Thursday, February 7, 2013

Suicidality and normal adjustment - Part 1

With the concept of passive suicidality one logically comes to define a different group of suicidal individuals. Most often suicidal people are seen to be despairing and desperate people who are enduring a great deal of suffering and pain. This group does exist and much has been said about them by a great many people.

Here is part of a model of human activity and level of risk. As one can see grand prix racing is one of the most highly dangerous activities one can engage in.

Newcomb & woods Jpeg

Those people who are such racing car drivers engage in this very high risk activity voluntarily, repetitively and over long periods of time. What does this say about those individuals? This must make some kind of statement about their psyche? 

If someone engages in a piece of behaviour because they are pressured by others, or for a short period of time and then stops, or does it only occasionally then that says little about who they are and their psychology. But if someone does a piece of behaviour voluntarily, repeatedly and over an extended period of time then that says a lot about who they are and their internal psychological motivations. Humans will not do such ongoing repetitive behaviour unless it contributes to who they are and their life script. They simply wont do it for any length of time.

Such racing car drivers are knowingly and repeatedly putting them selves in a position where they know it may kill them. They are repeatedly placing self in a position where the risk of death is significantly increased. This speaks loudly about who they are and their internal psychological motivations and one could argue that this is suicidal behaviour. These people could be seen to be behaving in a suicidal way.

Faint woman

At the same time many of these people one could assume are reasonably well adjusted and certainly not like the usual suicidal person described above who is despairing and in a great deal of pain. Thus we are led to a position where one needs to reformulate the understanding of the suicidal person and indeed the concept of suicidality. 

There is a group, indeed a significant sized group of people who engage in such suicidal behavior who are well adjusted and not suffering any significant depression, pain or angst. Suicidal behaviour is not solely restricted to the neurotic and maladjusted. It also resides in quite a sizable group of people who would generally be seen as psychologically well adjusted. Suicidality and normal psychological adjustment can exist in one individual at one time.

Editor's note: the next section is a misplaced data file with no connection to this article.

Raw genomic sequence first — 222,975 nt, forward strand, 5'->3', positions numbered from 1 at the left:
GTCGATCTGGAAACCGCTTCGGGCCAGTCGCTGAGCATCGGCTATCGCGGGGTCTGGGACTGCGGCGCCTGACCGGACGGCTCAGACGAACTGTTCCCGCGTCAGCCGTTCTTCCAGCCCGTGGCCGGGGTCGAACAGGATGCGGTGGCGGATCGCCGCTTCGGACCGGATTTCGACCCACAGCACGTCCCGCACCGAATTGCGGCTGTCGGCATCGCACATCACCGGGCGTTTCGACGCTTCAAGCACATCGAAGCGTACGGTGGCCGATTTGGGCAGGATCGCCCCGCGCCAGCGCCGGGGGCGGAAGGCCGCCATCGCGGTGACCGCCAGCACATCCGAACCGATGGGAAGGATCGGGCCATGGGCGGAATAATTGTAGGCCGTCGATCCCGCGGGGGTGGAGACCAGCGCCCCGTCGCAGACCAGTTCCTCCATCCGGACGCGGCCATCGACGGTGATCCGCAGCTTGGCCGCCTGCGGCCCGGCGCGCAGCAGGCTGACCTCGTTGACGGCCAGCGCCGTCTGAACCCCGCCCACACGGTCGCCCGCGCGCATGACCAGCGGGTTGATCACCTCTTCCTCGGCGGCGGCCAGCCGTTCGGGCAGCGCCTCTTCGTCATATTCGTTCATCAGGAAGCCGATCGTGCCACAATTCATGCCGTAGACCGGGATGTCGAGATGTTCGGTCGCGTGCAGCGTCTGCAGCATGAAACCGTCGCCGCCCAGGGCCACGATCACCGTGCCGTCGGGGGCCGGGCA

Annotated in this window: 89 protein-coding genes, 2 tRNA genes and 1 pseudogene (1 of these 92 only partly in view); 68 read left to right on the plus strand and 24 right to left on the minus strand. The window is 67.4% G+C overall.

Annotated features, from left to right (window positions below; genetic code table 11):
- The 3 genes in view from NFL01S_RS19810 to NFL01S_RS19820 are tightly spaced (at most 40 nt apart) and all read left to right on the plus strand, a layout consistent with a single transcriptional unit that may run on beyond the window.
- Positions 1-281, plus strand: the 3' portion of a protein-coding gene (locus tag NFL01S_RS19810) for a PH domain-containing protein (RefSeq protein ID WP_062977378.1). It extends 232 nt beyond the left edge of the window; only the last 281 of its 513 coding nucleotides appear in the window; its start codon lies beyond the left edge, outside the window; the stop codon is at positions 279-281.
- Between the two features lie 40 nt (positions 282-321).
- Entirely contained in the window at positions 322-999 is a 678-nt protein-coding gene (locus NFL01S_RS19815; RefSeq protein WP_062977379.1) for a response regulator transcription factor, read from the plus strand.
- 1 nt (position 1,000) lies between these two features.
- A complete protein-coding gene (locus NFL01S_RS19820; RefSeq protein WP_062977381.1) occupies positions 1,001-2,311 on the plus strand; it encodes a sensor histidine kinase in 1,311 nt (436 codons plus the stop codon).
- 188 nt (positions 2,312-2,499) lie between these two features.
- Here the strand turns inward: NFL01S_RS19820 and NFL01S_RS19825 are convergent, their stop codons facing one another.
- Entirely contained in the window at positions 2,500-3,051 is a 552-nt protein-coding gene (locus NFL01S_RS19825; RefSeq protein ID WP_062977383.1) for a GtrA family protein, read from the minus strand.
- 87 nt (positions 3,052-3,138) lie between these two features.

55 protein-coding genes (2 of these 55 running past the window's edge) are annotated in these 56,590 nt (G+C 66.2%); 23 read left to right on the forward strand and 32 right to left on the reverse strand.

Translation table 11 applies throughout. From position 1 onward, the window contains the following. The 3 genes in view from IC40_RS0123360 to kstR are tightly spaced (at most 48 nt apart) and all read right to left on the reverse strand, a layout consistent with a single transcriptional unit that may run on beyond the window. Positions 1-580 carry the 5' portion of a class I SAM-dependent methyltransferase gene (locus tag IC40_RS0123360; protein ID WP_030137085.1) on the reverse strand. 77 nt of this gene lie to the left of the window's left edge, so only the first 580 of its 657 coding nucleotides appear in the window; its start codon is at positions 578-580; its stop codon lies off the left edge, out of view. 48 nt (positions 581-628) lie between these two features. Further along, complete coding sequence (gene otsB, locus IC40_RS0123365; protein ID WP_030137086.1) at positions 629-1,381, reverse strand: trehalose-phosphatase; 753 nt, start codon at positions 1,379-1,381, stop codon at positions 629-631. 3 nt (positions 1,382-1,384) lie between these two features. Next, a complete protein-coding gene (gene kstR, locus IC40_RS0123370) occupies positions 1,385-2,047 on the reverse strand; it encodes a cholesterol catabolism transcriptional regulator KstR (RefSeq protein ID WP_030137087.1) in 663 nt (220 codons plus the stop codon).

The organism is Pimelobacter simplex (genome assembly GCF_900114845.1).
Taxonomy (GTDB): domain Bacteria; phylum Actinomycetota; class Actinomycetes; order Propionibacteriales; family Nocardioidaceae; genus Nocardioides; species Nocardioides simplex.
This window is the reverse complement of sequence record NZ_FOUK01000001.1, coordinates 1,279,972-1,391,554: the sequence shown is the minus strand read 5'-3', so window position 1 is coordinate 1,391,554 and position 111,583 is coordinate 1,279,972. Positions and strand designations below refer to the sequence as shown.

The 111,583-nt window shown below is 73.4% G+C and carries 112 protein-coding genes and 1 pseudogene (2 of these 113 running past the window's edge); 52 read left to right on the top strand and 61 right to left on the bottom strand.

Two high profile Australian examples are Peter Brock and Steve Irwin. These two men died whilst engaging in high risk pursuits which they had been doing for many years. Indeed the high risk behaviour had become their occupations. Peter Brock died  in a car accident whilst racing and Steve Irwin was making a film whilst swimming with sting rays. He died when he got to close to a sting ray and it shot its venomous 8 inch barb into him.

In this sense we have identified a new clinical group with quite different features from what is usually seen as the clinical status of the suicidal person. It is unusual because suicidality is generally considered quite an abnormal psychological state or it is seen to involve a significant level of maladjustment. However we have now identified a group who overall are generally well adjusted but still behave in an active suicidal way.

green man

This amounts to an odd psychological situation. It is rare to find a person who is generally well adjusted but also has a specific piece of significant psychological abnormality. For instance most people whilst being suicidal also may have a mental illness, be a substance abuser, be depressed, have been in prison, be socially isolated and so forth. This is the usual clinical situation of the suicidal person.

We have now identified another group who do not fit this usual psychological profile. They repeatedly display suicidal behaviour but otherwise do not display any psychological abnormality.



  1. This is an interesting post - the topic relates indirectly to my research. Behavior is influenced more by perceived risk as compared to actual (statistical) risk. Perceived risk can change day to day depending on events and conditions one is aware of. When risk becomes normal, people become more carefree about hazards they are exposed to. Normalized risk is a huge factor contributing to accidents on the job.

  2. Hi Tony, I enjoyed reading your post (as usual!).

    There was one sentence I found especially thought-provoking; "suicidality is generally considered quite an abnormal psychological state or it is seen to involve a significant level of maladjustment".
    I got to thinking about some of the people I see in palliative care. Patients with a terminal or degenerative illness often say to me "I'd just like it to be over" - and of course in Europe there is an ongoing debate about the 'right to die'. One of the difficulties is telling the difference between depression and disease symptoms.... and of course, then there's the question I'd like to hear your thoughts on - is it possible that a wish to end one's life can be non-scripty (i.e not a pathological or maladjusted state)?

  3. Thanks for your comment Ian,

    And I think you make a good point and provide an exception to my statement about the abnormality of suicide. I would agree with your suggestion that the type of suicide you describe would not be scripty. Perhaps I could defend my position by arguing that what you propose is not a suicide but could be more aptly renamed self induced euthanasia. Thanks again for your ideas. Tony